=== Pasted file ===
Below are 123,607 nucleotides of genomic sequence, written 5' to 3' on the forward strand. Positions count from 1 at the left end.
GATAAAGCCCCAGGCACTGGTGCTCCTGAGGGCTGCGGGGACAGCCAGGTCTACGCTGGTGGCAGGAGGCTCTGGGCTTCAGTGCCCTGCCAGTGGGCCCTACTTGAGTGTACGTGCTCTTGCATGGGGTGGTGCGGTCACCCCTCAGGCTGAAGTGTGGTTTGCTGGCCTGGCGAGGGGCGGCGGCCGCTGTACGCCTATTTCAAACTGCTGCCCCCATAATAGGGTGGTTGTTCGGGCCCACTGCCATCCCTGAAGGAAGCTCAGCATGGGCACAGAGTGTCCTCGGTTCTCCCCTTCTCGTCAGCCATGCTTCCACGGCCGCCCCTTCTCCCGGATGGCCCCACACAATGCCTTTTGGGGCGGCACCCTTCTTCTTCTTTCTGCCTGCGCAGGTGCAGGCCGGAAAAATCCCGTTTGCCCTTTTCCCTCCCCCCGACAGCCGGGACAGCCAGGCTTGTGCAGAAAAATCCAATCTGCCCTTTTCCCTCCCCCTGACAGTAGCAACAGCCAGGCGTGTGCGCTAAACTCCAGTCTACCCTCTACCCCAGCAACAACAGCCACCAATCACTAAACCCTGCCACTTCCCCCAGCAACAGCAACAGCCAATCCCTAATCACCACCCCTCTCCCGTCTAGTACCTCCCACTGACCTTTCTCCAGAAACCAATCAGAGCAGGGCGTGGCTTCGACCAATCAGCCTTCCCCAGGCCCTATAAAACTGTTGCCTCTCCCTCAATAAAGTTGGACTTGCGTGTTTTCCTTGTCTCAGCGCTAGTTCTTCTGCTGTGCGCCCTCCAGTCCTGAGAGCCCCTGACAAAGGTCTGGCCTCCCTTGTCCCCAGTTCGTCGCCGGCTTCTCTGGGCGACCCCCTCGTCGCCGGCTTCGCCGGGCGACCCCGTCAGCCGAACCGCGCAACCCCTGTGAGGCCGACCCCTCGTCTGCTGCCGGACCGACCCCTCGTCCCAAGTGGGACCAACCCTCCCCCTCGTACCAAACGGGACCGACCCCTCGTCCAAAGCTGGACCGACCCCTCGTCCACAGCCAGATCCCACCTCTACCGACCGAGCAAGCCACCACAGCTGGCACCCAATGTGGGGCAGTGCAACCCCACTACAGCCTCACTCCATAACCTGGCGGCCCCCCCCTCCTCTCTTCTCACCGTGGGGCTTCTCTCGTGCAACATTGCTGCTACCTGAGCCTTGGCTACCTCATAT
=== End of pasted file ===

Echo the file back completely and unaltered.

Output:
Below are 123,607 nucleotides of genomic sequence, written 5' to 3' on the forward strand. Positions count from 1 at the left end.
GATAAAGCCCCAGGCACTGGTGCTCCTGAGGGCTGCGGGGACAGCCAGGTCTACGCTGGTGGCAGGAGGCTCTGGGCTTCAGTGCCCTGCCAGTGGGCCCTACTTGAGTGTACGTGCTCTTGCATGGGGTGGTGCGGTCACCCCTCAGGCTGAAGTGTGGTTTGCTGGCCTGGCGAGGGGCGGCGGCCGCTGTACGCCTATTTCAAACTGCTGCCCCCATAATAGGGTGGTTGTTCGGGCCCACTGCCATCCCTGAAGGAAGCTCAGCATGGGCACAGAGTGTCCTCGGTTCTCCCCTTCTCGTCAGCCATGCTTCCACGGCCGCCCCTTCTCCCGGATGGCCCCACACAATGCCTTTTGGGGCGGCACCCTTCTTCTTCTTTCTGCCTGCGCAGGTGCAGGCCGGAAAAATCCCGTTTGCCCTTTTCCCTCCCCCCGACAGCCGGGACAGCCAGGCTTGTGCAGAAAAATCCAATCTGCCCTTTTCCCTCCCCCTGACAGTAGCAACAGCCAGGCGTGTGCGCTAAACTCCAGTCTACCCTCTACCCCAGCAACAACAGCCACCAATCACTAAACCCTGCCACTTCCCCCAGCAACAGCAACAGCCAATCCCTAATCACCACCCCTCTCCCGTCTAGTACCTCCCACTGACCTTTCTCCAGAAACCAATCAGAGCAGGGCGTGGCTTCGACCAATCAGCCTTCCCCAGGCCCTATAAAACTGTTGCCTCTCCCTCAATAAAGTTGGACTTGCGTGTTTTCCTTGTCTCAGCGCTAGTTCTTCTGCTGTGCGCCCTCCAGTCCTGAGAGCCCCTGACAAAGGTCTGGCCTCCCTTGTCCCCAGTTCGTCGCCGGCTTCTCTGGGCGACCCCCTCGTCGCCGGCTTCGCCGGGCGACCCCGTCAGCCGAACCGCGCAACCCCTGTGAGGCCGACCCCTCGTCTGCTGCCGGACCGACCCCTCGTCCCAAGTGGGACCAACCCTCCCCCTCGTACCAAACGGGACCGACCCCTCGTCCAAAGCTGGACCGACCCCTCGTCCACAGCCAGATCCCACCTCTACCGACCGAGCAAGCCACCACAGCTGGCACCCAATGTGGGGCAGTGCAACCCCACTACAGCCTCACTCCATAACCTGGCGGCCCCCCCCTCCTCTCTTCTCACCGTGGGGCTTCTCTCGTGCAACATTGCTGCTACCTGAGCCTTGGCTACCTCATAT